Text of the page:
State limits and PI: to cross or not to cross that is the question. A Shakespearean riddle.
Your driver’s license is accepted in all 50 states. So is your marriage license. What about your IP license?
NASIR stated, several years ago, that it hoped that one day the IP license would also be accepted in other states. Today this is not the case … or it is. Keep reading.
Researching this article, I learned that there are as many opinions on the subject as there are people and there is no real consensus of opinion or understanding on the subject. However, we seek facts and laws, not just opinions.
I spent time in Texas last year. You can drive for days and not get out of that state. Here in New Hampshire I can be in three different states in 60 – 90 minutes. Many residents live here and work across the border. Crossing state lines is a major issue here in the state of Granite.
What do you do with surveillance when the subject crosses the border? Difficult call. Steve Byers, my good friend and mentor, feels this is like following a topic at a members-only club, like American Legion. The surveillance stops at the door. You do not have any legal rights to enter. The client must be happy with the results and their professionalism. You did not trespass.
Steve feels the same concept applies to crossing state lines. Stop at the border, unless you are licensed there. Many licensing authorities reflect this sentiment. However, this does not make it right … or wrong.
Your driver’s license is accepted in all states, temporarily, as long as you are passing through and do not live there. Your marriage license is accepted permanently. Why not your IP license?
Licensing agents here in New England seem to subscribe to the philosophy that a license is required to cross the line to do any part of an investigation.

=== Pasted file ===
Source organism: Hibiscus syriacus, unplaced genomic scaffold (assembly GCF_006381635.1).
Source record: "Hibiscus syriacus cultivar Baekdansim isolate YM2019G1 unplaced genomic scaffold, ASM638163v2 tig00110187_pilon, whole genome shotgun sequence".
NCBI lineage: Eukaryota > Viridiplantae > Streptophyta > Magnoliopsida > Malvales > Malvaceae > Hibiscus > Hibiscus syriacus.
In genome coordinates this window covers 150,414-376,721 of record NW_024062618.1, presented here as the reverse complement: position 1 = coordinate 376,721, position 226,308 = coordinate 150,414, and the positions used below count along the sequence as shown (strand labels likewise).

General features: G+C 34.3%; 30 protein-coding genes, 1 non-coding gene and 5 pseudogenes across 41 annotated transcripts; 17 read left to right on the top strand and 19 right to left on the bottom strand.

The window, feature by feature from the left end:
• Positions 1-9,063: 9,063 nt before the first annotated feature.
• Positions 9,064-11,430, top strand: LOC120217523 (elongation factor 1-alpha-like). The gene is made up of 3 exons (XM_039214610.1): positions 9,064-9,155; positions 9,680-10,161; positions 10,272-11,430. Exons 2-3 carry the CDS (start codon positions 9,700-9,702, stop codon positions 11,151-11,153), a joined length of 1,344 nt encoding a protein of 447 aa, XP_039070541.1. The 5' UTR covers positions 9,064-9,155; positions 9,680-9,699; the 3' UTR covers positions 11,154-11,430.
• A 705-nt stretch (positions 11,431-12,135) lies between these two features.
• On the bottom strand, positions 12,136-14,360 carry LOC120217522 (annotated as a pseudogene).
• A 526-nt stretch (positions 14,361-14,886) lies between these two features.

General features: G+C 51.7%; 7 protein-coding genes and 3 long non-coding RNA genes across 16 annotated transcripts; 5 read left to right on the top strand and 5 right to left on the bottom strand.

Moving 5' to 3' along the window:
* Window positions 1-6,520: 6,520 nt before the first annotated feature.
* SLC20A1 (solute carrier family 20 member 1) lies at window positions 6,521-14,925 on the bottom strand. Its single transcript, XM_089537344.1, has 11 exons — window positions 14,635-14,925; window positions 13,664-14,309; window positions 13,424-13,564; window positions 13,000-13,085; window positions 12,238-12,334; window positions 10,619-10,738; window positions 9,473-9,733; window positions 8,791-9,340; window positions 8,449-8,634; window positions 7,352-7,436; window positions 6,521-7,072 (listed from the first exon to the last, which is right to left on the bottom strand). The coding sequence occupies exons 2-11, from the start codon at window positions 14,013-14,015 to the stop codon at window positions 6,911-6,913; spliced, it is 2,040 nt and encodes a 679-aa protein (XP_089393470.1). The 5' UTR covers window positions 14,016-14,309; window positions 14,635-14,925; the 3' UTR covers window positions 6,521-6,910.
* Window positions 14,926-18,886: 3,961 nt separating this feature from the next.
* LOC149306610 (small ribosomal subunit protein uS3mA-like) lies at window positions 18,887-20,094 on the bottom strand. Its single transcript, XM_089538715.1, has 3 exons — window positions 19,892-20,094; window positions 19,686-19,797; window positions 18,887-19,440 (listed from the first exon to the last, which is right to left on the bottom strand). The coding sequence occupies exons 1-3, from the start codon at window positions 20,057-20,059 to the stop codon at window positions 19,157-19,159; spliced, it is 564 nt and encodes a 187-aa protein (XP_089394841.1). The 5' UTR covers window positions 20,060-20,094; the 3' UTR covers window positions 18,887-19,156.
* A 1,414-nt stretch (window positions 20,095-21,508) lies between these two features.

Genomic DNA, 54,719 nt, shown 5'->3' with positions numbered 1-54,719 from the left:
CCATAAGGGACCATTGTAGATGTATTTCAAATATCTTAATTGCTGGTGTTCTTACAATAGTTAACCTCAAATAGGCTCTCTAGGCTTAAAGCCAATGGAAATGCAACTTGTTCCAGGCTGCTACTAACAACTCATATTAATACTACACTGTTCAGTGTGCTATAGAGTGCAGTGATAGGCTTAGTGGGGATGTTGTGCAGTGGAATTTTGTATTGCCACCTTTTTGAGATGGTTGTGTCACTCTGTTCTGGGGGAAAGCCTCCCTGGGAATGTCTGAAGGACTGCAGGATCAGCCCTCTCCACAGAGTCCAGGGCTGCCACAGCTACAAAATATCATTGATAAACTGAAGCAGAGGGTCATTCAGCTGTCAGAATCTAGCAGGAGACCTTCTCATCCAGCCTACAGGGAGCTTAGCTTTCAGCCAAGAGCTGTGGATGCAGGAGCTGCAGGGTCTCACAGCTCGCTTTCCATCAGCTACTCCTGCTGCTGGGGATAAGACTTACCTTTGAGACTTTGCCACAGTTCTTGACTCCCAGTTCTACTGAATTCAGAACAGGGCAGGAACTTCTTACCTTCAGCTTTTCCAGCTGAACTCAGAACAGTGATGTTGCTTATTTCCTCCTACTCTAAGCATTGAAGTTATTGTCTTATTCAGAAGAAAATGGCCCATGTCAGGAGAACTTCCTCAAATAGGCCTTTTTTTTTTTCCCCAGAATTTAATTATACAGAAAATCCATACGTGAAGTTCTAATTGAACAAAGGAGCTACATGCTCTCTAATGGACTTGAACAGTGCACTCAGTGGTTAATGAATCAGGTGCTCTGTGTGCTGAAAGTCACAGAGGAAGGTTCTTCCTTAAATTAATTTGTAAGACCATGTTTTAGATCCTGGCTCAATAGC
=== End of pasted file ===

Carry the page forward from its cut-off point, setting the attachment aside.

A New England licensing agent recently stated, to a licensed private investigator, that crossing the line and having a “conversation” with a witness was not an investigation, but if you “interviewed” the witness, you were “investigating.” I would explain this in more detail, but I don’t fully understand it.
There are several possible scenarios: A mobile surveillance where the person unexpectedly crosses the state line. How about a case for an NH attorney? A NH court case and a witness lives across the border? Or the witness lives in NH but his wife tells him that he is at work, in a border state, close by. He has time to see you today. You go?
There are a lot of opinions and possible solutions. I interact with many IPs in neighboring states. I can pick up a phone and do it. But this does not answer the question. When can you cross a state line?
Some interesting facts can be found in American Law Reports, 93 ALR 2nd.
According to this compendium of cases, a licensed person who performs a single act, or isolated transactions, in a foreign State,no be considered as a participant in that occupation, within the scope of the law that requires the license of that occupation.
Courts look at the intention to participate in these activities with some permanence: in other words, keep a salary, or “do business” in the foreign state.
A foreign corporation / individual (out of state), by performing a single isolated business act, without the purpose of performing any other act there, is not within the provisions of a statute that requires foreign companies to meet specific conditions before to be allowed to do business within the state.
“Doing business” is exercising any particular occupation or profession.
According to data from the 93 ALR 2º: when faced with a single or some isolated transactions, the Court, in reality, determines the intention of the individual. This appears to be to differentiate the intention to complete an assignment from the intention to “do business” or to support yourself to do business in the foreign state.